Bringing nature back from the brink
Following a careful programme of land management over the past 12 months, Bank’s Common is showing signs of renewed vitality. Barn Owls are returning to nest in the oaks. The joyful songs of skylark and yellowhammer can be heard across the pasture. Gatekeepers, skippers and meadow brown butterflies are again flitting between the wildflowers. These are all important indicators of a habitat returning to wild bountifulness.
“We took Bank’s Common back into our management in 2018,” comments NT Ranger, Ian Swinney. “It had been farmed pretty intensively since World War Two, and now as part of our long-term Land, Outdoors and Nature strategy, we are working to make this a place for wildlife to thrive and so help to reverse the decline in wildlife in this country.”
The work has included felling a few unwanted trees, allowing the grasses and wildflowers to thrive. Nesting boxes have been made by our volunteers and strategically placed to support birds in decline. Parts of the common have been scraped to create ponds for wading birds such as snipe and lapwing. In time, cattle will be introduced for grazing to create a range of micro-habitats suiting a wide variety of small mammals, insects and wildflowers. These in turn will attract bees, birds and butterflies to the site. This type of uncultivated lowland grassland is now very rare in the UK, but it's an environment that’s extremely important for much of our native wildlife.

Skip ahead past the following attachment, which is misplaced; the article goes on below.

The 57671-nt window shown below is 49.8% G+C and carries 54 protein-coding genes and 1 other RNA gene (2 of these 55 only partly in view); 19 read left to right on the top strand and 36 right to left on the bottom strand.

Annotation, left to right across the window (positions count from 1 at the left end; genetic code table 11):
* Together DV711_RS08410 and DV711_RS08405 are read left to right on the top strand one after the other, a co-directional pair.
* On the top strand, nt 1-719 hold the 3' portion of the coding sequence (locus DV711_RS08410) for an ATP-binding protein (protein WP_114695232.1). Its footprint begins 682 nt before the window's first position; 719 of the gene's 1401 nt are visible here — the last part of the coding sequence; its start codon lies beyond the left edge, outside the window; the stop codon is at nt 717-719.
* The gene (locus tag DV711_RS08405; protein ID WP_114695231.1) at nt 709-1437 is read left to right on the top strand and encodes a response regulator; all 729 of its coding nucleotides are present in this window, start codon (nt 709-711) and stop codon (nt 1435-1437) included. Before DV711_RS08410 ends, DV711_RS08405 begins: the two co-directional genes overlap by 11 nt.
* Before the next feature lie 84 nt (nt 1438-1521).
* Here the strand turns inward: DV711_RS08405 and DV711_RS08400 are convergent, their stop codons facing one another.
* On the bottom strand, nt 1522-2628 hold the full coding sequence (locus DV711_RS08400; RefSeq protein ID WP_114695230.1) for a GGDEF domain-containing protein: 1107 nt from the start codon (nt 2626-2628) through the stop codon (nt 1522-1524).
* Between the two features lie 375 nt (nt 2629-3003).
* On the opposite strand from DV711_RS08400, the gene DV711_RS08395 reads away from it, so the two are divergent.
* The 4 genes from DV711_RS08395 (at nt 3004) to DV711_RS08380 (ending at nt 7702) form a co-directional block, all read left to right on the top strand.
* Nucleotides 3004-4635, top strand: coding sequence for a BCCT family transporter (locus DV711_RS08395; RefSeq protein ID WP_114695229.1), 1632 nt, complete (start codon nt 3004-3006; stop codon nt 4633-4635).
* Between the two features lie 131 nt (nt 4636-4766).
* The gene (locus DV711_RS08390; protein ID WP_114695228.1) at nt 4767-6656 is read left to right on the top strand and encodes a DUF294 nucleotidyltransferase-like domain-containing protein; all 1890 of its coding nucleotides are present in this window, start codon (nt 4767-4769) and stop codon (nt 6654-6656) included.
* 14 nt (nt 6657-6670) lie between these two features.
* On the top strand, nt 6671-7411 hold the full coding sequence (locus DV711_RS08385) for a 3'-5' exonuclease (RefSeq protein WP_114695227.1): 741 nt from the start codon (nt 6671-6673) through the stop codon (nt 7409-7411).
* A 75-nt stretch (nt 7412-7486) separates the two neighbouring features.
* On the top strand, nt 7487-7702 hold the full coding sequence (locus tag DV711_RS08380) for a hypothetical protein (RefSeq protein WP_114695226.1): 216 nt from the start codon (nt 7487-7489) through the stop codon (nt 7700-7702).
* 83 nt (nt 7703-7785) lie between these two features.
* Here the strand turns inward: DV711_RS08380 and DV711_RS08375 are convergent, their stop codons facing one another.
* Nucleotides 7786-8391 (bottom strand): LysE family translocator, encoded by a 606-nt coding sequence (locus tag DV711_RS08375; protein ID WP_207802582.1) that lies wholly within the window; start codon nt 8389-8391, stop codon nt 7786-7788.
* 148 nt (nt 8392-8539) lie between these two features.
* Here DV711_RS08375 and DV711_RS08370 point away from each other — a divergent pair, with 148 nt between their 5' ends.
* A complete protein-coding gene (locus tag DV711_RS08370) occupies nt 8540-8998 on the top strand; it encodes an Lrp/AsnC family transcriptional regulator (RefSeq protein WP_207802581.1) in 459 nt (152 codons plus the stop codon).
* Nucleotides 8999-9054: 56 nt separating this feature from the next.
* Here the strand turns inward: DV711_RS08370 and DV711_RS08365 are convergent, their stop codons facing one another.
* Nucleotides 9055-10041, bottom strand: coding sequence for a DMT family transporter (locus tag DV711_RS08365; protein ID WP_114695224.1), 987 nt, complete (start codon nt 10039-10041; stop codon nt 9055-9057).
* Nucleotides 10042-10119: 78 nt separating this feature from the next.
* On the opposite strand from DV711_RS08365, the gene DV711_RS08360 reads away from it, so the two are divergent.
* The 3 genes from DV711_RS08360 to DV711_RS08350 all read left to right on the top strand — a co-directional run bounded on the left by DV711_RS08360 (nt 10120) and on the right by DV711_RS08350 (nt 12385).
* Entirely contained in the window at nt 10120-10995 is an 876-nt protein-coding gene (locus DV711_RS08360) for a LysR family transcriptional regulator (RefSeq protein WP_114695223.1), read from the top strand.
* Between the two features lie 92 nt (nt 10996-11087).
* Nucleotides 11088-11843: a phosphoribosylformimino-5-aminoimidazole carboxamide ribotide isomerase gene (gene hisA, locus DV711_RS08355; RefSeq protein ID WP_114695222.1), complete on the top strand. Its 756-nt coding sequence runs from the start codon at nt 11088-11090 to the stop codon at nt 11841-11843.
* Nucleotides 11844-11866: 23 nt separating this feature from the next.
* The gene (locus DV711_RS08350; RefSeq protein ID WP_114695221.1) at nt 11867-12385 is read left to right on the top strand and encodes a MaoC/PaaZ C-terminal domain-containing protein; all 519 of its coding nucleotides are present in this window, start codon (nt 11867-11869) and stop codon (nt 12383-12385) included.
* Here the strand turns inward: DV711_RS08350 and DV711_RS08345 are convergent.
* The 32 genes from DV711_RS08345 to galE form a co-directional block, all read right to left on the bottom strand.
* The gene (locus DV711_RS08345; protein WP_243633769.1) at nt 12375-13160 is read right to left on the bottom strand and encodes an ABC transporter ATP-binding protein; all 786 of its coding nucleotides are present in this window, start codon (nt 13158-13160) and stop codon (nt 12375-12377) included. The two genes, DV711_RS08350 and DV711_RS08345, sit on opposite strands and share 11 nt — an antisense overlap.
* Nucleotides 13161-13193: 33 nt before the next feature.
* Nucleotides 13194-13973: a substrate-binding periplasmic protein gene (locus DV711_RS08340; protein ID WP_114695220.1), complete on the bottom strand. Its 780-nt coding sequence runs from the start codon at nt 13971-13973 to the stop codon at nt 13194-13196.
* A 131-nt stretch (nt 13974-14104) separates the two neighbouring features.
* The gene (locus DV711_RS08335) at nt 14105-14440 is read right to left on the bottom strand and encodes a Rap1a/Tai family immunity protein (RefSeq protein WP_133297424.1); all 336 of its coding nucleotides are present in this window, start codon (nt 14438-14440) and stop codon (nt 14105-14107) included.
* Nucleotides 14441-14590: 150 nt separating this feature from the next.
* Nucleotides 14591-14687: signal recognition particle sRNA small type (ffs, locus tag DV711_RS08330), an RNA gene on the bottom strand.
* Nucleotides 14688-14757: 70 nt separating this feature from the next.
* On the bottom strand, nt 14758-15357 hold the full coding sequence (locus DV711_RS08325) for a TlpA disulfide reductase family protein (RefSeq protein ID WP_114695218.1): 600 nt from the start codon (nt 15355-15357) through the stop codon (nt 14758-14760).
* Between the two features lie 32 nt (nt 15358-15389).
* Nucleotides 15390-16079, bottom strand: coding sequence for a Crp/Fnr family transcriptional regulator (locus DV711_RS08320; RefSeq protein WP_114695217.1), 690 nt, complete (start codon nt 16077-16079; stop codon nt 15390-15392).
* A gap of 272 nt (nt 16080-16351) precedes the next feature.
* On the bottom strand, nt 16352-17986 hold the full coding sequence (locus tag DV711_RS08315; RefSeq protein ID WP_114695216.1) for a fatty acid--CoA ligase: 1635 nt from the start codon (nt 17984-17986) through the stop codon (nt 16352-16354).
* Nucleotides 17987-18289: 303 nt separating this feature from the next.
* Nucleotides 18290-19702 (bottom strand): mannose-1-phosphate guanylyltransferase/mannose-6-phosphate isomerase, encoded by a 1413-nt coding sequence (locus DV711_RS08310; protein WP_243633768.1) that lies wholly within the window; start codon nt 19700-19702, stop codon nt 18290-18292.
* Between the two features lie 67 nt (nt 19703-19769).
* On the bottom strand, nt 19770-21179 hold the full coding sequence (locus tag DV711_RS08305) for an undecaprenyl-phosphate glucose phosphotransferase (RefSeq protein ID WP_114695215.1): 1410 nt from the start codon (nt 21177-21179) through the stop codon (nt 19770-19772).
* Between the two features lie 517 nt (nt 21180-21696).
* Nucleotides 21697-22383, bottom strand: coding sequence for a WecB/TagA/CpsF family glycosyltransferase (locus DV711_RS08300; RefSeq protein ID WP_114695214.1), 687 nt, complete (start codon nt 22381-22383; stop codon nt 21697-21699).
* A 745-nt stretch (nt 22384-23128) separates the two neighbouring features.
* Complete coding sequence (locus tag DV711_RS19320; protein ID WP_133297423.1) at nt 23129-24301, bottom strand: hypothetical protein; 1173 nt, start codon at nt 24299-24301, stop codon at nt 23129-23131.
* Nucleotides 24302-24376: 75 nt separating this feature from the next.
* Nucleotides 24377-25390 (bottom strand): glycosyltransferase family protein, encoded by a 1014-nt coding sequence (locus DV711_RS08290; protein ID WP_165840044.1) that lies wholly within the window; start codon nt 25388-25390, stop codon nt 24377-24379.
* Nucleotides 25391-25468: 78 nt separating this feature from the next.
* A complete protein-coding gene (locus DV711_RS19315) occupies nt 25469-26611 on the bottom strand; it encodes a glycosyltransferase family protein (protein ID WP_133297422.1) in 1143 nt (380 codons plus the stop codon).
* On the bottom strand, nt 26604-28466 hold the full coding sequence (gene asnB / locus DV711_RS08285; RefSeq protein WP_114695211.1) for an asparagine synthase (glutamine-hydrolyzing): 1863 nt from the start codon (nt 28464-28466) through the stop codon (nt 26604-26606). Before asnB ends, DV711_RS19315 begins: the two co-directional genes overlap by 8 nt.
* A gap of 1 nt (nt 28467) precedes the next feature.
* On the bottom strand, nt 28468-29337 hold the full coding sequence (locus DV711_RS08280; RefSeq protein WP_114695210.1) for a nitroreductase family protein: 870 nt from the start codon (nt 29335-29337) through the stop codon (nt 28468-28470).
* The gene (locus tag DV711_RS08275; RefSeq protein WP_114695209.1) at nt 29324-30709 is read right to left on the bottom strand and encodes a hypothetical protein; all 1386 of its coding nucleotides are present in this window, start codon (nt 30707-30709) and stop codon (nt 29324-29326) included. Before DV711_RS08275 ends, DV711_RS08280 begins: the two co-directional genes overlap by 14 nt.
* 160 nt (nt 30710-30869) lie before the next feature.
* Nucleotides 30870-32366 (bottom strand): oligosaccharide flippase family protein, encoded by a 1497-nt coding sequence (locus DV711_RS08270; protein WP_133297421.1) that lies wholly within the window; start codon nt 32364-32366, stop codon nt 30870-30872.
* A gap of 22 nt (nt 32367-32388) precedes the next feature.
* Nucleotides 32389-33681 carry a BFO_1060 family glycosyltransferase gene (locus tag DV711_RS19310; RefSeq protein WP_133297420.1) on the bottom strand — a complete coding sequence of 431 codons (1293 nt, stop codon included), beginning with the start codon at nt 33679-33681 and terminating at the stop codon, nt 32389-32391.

In 2017, the Trust announced ambitious plans to create 25,000 hectares (62,000 acres) of new habitats by 2025. Bank’s Common may be only 19 acres but it connects to the 382 acres of Bookham Commons and the wider landscape of farms and fields between Bookham and Effingham.
“These wider corridors of connected landscape are vital for wildlife,” adds Ian Swinney. “They can support bigger populations of species, be they insects, birds or flowers, and that improves the odds for survival and expansion. We now know that small populations on small sites have much lower chances of success.”
Bank’s Common is an ancient landscape, which stretches back to medieval times. For centuries, such commons were used for gazing and, spared from intrusive farming, provided a perfect habitat for many insects, birds and flowers which make up the rich diversity of the English countryside. It’s wonderful that, through the support of our members, we have the chance to continue that tradition.